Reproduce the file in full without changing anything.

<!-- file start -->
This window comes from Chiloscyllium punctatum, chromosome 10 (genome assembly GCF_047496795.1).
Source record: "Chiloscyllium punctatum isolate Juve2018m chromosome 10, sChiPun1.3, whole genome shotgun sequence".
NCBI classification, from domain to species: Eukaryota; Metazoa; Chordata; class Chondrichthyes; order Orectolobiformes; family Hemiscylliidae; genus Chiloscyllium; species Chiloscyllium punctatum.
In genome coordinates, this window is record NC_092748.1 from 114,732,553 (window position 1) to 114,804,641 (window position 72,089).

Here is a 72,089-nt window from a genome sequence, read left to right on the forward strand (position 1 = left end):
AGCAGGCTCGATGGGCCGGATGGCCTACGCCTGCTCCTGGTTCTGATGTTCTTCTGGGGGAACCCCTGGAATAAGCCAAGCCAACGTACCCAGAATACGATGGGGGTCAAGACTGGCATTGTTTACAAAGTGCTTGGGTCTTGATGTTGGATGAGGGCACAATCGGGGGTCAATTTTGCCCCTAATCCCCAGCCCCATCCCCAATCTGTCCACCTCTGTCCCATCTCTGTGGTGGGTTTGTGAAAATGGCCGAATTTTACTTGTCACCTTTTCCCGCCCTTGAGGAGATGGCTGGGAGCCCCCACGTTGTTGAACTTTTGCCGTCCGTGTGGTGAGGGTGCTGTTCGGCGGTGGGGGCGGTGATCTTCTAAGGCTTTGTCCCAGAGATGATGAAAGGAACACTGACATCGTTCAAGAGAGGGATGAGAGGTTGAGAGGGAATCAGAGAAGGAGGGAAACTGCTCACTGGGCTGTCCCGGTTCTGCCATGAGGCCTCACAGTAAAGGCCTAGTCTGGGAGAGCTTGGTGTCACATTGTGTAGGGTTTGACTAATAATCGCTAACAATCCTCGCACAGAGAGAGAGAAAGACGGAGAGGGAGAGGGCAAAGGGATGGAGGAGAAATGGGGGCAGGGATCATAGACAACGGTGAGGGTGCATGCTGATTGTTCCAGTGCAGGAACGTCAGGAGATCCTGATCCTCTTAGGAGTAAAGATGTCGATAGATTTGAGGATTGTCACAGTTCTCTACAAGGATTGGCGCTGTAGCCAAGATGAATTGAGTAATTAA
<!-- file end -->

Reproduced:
This window comes from Chiloscyllium punctatum, chromosome 10 (genome assembly GCF_047496795.1).
Source record: "Chiloscyllium punctatum isolate Juve2018m chromosome 10, sChiPun1.3, whole genome shotgun sequence".
NCBI classification, from domain to species: Eukaryota; Metazoa; Chordata; class Chondrichthyes; order Orectolobiformes; family Hemiscylliidae; genus Chiloscyllium; species Chiloscyllium punctatum.
In genome coordinates, this window is record NC_092748.1 from 114,732,553 (window position 1) to 114,804,641 (window position 72,089).

Here is a 72,089-nt window from a genome sequence, read left to right on the forward strand (position 1 = left end):
AGCAGGCTCGATGGGCCGGATGGCCTACGCCTGCTCCTGGTTCTGATGTTCTTCTGGGGGAACCCCTGGAATAAGCCAAGCCAACGTACCCAGAATACGATGGGGGTCAAGACTGGCATTGTTTACAAAGTGCTTGGGTCTTGATGTTGGATGAGGGCACAATCGGGGGTCAATTTTGCCCCTAATCCCCAGCCCCATCCCCAATCTGTCCACCTCTGTCCCATCTCTGTGGTGGGTTTGTGAAAATGGCCGAATTTTACTTGTCACCTTTTCCCGCCCTTGAGGAGATGGCTGGGAGCCCCCACGTTGTTGAACTTTTGCCGTCCGTGTGGTGAGGGTGCTGTTCGGCGGTGGGGGCGGTGATCTTCTAAGGCTTTGTCCCAGAGATGATGAAAGGAACACTGACATCGTTCAAGAGAGGGATGAGAGGTTGAGAGGGAATCAGAGAAGGAGGGAAACTGCTCACTGGGCTGTCCCGGTTCTGCCATGAGGCCTCACAGTAAAGGCCTAGTCTGGGAGAGCTTGGTGTCACATTGTGTAGGGTTTGACTAATAATCGCTAACAATCCTCGCACAGAGAGAGAGAAAGACGGAGAGGGAGAGGGCAAAGGGATGGAGGAGAAATGGGGGCAGGGATCATAGACAACGGTGAGGGTGCATGCTGATTGTTCCAGTGCAGGAACGTCAGGAGATCCTGATCCTCTTAGGAGTAAAGATGTCGATAGATTTGAGGATTGTCACAGTTCTCTACAAGGATTGGCGCTGTAGCCAAGATGAATTGAGTAATTAA